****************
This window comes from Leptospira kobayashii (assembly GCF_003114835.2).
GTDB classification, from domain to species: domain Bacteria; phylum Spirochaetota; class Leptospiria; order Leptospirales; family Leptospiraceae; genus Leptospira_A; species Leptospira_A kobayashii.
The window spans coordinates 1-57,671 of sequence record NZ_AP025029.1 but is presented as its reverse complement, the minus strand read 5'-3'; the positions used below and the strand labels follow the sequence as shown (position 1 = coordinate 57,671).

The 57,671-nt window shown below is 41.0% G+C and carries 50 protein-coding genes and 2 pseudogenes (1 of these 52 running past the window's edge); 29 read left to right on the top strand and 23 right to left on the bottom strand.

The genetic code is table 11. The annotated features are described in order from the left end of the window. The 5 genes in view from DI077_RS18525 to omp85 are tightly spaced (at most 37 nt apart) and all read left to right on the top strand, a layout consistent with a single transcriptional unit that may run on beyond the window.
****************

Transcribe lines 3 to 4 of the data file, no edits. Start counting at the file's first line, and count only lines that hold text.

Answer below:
The window spans coordinates 1-57,671 of sequence record NZ_AP025029.1 but is presented as its reverse complement, the minus strand read 5'-3'; the positions used below and the strand labels follow the sequence as shown (position 1 = coordinate 57,671).

The 57,671-nt window shown below is 41.0% G+C and carries 50 protein-coding genes and 2 pseudogenes (1 of these 52 running past the window's edge); 29 read left to right on the top strand and 23 right to left on the bottom strand.